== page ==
Paschal Candle explained

IMG_0779Every now and then people ask me about the meaning and significance of different signs and symbols in the Cathedral. I thought I’d spend a few moments this evening talking about the paschal candle which stands by the altar during Eastertide. This might become an occasional series. Feel free to suggest others.

We renew this candle each year at the Vigil Service on Holy Saturday evening – the first Eucharist of Easter. If you were here, you will have heard me talk about no one being a witness to the resurrection – it takes place during the night and is discovered in the morning when Mary Magdalene goes to the tomb and finds it empty. She has an encounter with the risen Jesus, but does not see him rise – no one does. So the Vigil service is one when we retell snapshots from the story of salvation from Creation to Easter proclamation. It makes Easter not something separate but the culmination and fulfilment of Creation, of God’s intention from the beginning and this candle stands as the sign and symbol of this.

It has symbols on the front of it. The main one is a Christogram, a stylised representation of the first two letters in Greek for Christ – the Chi and rho characters. These are often mistaken for being an X and a P, but this is not an old computer operating system. This is an ancient Christian symbol, older than use of the cross. It was in use during Roman times and has been found in mosaics in villas in Britain, and on a pewter dish found at Caerwent, dating from AD 370 – one of the earliest pieces of evidence of Christianity in Wales. This candle signifies Christ, for it bears his banner, his Christogram. I use the Chi-Rho symbol as a shorthand for writing ‘Christianity’ when making notes.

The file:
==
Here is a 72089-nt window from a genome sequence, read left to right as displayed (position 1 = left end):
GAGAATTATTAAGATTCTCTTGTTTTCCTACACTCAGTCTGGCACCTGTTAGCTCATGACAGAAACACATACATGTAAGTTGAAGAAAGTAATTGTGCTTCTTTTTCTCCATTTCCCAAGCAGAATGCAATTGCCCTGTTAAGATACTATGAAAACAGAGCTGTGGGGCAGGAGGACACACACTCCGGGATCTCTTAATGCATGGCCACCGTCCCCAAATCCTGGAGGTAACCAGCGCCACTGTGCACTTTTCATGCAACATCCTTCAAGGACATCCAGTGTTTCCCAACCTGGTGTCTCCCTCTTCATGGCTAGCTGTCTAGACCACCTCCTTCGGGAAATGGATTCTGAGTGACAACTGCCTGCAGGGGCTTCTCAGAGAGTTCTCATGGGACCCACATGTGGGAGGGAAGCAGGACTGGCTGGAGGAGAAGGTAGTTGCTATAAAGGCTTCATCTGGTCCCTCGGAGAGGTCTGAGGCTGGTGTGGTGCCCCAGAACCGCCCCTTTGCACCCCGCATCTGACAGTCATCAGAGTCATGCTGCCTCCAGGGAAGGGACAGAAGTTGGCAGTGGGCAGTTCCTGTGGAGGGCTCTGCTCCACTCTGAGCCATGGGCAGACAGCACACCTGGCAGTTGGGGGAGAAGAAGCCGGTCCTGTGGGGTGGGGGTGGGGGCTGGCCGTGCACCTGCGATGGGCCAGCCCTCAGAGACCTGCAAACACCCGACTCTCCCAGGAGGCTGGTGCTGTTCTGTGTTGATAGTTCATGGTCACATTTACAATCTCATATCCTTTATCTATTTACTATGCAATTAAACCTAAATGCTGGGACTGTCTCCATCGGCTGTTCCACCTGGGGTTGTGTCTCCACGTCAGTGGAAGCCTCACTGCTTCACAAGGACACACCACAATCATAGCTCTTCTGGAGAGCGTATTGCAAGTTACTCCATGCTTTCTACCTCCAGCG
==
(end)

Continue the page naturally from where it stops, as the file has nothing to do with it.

Above and below it are two more Greek letters – Alpha and Omega. These are the first and the last letters in the Greek alphabet and when the New Testament writers, who wrote in Greek, wanted to represent the beginning and the end, all time belonging to God, they used their A to Z, Alpha and Omega. God is the beginning and the end of all that is; Christ is the firstborn of all creation and the fulfilment of it.

Below the Omega is this year’s date – 2022. Our dating system has been based on Christ since the 5th century when a Scythian monk, Dionysius Exiguus – Denis the Insignificant, first came up with the idea. Before then dating was derived by how long a particular ruler had been in charge. So, Isaiah’s great vision begins ‘In the year the King Uzziah died’ (Isaiah 6). And 2 Chronicles date’s Josiah’s discovery of the book of the Law, while he had the builders in during the eighteenth year of his reign (2 Chron 34:8). Dionysius decided that these were insignificant in comparison to the advent of Christ and so he worked out what year he then thought they were in. He got his sums a bit wrong and is a few years out, but not bad given what he had at his disposal. And he started his dating scheme on the feast of the Annunciation – March 25th, so that is the proper New Year’s Day in this scheme and was until 1750 when it changed.